As a general rule, where two clauses of an agreement appear to be in direct conflict, it is the duty of the court to reconcile the two clauses so as to give effect to the whole of the instrument. (In re Marriage of Williams (1972) 29 Cal. App. 3d 368, 379 [105 Cal. Rptr. 406].) In so [71 Cal. App. 3d 183] construing an agreement no term shall be considered uncertain or ambiguous if its meaning can be ascertained by fair inference from the terms of the agreement. (Hawkins v. York fn. 1 (1969) 2 Cal. App. 3d 98, 106 [82 Cal. Rptr. 434].)
[2b] In the instant case, the parties entered into a marital settlement agreement after Civil Code section 25, as amended, had become effective. The parties are presumed to have contracted with knowledge of that law. (Mahlstedt v. Fugit (1947) 79 Cal. App. 2d 562, 566 [180 P.2d 777].) If, as appellant contends, the parties intended that the fulfillment of the emancipation contingency also include the occurrence of reaching majority, the clause relating to termination of the child support obligation upon reaching the age of 21 would have no meaning. Such an interpretation would be contrary to the well established principle that the parties to an agreement do not include unnecessary language therein. Further, as was pointed out in Ganschow v. Ganschow (1975) 14 Cal. 3d 150, 159 [120 Cal. Rptr. 865, 534 P.2d 705], the court and the parties may well have taken into consideration the increased length of the child support obligation in determining the amount of child support in the order and the agreement and in making a corresponding adjustment in the property rights of the parties.
 As we stated in Moss Development Co. v. Geary (1974) 41 Cal. App. 3d 1, 9 [115 Cal. Rptr. 736], "If a contract is susceptible to more than one interpretation, and if the ambiguity is not eliminated by extrinsic evidence, the court is bound to give the contract '... such an interpretation as will make it lawful, operative, definite, reasonable, and capable of being carried into effect, if it can be done without violating the intention of the parties.' (Civ. Code, § 1643; Rodriguez v. Barnett, 52 Cal. 2d 154, 160 [338 P.2d 907].)"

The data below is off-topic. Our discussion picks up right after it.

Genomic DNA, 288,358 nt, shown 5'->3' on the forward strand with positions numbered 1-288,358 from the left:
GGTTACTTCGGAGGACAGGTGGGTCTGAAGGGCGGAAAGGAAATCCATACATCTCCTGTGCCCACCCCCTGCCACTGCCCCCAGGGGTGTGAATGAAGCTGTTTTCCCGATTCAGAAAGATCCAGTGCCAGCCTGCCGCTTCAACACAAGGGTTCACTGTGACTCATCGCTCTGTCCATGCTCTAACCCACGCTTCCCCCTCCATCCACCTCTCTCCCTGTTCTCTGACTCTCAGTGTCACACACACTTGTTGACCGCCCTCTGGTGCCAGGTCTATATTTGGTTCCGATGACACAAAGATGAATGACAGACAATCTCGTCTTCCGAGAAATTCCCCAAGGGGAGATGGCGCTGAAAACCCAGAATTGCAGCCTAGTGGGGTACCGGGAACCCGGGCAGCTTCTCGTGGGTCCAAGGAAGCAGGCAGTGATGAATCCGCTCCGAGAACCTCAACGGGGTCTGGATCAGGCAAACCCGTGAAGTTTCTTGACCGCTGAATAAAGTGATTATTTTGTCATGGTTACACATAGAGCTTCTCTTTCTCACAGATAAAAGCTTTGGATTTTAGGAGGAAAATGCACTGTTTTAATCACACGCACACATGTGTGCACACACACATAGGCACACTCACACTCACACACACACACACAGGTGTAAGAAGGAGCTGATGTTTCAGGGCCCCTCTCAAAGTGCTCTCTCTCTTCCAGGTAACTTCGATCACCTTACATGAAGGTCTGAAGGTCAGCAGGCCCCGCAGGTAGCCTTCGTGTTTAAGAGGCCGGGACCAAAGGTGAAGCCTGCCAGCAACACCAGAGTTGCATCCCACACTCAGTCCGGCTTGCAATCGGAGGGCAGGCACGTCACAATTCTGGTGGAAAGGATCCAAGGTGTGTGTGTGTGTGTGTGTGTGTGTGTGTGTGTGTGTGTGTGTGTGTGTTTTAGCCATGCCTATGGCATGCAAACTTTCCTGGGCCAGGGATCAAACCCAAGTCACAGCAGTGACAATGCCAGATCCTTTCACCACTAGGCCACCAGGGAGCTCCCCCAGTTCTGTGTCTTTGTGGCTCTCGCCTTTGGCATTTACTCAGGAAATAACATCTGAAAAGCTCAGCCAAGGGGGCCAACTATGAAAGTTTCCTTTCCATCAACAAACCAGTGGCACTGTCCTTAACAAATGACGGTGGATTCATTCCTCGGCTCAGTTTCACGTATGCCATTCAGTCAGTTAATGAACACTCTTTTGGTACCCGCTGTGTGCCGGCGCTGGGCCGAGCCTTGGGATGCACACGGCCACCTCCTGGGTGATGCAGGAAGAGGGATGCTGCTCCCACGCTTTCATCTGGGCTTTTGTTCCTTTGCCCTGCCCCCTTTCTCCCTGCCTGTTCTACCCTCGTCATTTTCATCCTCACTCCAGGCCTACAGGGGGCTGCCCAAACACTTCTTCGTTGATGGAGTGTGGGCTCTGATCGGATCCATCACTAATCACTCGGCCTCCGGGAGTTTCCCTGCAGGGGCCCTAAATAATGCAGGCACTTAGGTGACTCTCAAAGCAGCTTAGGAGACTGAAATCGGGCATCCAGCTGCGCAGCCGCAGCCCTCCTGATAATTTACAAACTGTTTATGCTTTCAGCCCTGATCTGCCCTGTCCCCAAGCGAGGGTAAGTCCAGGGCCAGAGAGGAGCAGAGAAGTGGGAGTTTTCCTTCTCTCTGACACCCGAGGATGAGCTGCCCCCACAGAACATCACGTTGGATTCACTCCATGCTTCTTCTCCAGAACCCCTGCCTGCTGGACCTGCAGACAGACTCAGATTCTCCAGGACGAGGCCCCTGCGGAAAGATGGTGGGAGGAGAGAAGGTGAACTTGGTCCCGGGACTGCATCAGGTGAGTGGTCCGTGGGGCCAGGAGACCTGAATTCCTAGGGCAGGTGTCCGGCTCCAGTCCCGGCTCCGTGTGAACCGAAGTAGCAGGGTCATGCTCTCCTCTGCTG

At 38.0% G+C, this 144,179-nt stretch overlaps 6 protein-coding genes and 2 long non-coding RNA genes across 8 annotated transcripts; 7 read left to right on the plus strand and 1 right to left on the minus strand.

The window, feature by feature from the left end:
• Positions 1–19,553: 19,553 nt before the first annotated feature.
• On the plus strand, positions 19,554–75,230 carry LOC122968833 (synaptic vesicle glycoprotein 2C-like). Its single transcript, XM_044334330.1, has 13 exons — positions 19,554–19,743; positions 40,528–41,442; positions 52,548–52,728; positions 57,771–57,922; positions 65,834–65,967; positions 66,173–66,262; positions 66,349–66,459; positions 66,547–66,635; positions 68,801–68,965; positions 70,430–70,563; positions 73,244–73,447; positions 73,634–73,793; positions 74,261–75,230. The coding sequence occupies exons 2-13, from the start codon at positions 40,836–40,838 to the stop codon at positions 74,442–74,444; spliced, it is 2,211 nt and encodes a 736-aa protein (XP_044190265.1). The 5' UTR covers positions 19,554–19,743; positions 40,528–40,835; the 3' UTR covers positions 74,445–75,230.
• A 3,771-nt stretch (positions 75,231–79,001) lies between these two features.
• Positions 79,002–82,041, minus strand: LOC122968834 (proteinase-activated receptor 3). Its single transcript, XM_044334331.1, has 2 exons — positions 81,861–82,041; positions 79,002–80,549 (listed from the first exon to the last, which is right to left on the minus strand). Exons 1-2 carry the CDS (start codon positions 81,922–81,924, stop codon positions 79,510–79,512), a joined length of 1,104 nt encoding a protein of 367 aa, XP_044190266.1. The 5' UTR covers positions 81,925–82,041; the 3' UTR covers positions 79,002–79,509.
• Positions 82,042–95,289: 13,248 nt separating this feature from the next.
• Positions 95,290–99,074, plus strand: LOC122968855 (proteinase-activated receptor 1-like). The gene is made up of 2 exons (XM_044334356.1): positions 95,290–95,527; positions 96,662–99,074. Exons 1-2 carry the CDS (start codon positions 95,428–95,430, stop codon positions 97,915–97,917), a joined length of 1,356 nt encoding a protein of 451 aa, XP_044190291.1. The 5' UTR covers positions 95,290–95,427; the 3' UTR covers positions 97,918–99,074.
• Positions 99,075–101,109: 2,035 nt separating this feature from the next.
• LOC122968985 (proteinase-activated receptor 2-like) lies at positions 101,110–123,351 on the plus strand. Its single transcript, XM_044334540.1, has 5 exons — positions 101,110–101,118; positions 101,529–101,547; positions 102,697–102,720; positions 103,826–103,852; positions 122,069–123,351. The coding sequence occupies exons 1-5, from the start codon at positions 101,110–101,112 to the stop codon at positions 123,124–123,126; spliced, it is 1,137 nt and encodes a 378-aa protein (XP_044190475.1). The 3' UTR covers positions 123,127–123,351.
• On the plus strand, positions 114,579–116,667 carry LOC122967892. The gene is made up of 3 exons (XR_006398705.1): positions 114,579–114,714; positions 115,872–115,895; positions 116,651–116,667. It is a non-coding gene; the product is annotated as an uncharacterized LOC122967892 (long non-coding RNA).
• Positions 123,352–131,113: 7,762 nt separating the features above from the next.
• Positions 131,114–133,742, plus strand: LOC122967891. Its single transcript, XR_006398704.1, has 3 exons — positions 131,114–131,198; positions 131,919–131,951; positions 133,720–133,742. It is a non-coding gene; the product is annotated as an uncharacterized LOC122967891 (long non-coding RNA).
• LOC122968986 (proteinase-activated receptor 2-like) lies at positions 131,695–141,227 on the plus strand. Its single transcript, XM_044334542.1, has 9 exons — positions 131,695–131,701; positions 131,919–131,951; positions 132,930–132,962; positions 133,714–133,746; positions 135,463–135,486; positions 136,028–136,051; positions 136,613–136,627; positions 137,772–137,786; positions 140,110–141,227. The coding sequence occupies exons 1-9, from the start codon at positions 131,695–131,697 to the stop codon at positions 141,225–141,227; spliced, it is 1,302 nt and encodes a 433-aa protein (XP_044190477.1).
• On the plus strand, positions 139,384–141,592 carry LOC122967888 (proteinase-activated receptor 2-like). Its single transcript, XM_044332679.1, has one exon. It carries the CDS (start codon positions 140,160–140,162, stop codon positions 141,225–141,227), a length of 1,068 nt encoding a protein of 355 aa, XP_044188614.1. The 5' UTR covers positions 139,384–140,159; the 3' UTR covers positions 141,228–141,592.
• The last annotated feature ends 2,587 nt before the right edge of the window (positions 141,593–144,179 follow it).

[2c] The agreement carefully sets forth four events that would work a termination of petitioner's duty to support his children. They are: (1) death; (2) attaining the age of 21 years; (3) marriage; and (4) emancipation. Emancipation may, of course, take place on the attaining the age of majority, or on marriage, but it may occur by reason of other acts having the practical effect of cutting the parental ties. (See 1 Witkin, Summary of Cal. Law (8th ed. 1973) Contracts, § 279, p. 237; 6 ibid., §§ 104 & 105, pp. 4627-4628, § 130, pp. 4647-4649.) In order to give full [71 Cal. App. 3d 184] effect to all of the language in the agreement and decree, and to accomplish what appears to have been the purpose of the parties in 1972, we must conclude that the word "emancipated" was intended to and did, refer to the kind of emancipation resulting other than from marriage or attaining majority.
As we have stated above, the record shows nothing to indicate that Ronald was married, nor that he was emancipated in any other fashion. Absent such a showing, petitioner has not shown that his duty of support under the agreement and decree has terminated.
The order appealed from is affirmed.
Dunn, J., and Jefferson (Bernard), J., concurred.
FN 1. Petitioner sought, also, to terminate the spousal support provided for in the agreement and decree. The record before us (in the form of a settled statement) does not show what order was made as to that request. The issue of spousal support is not before us on this appeal.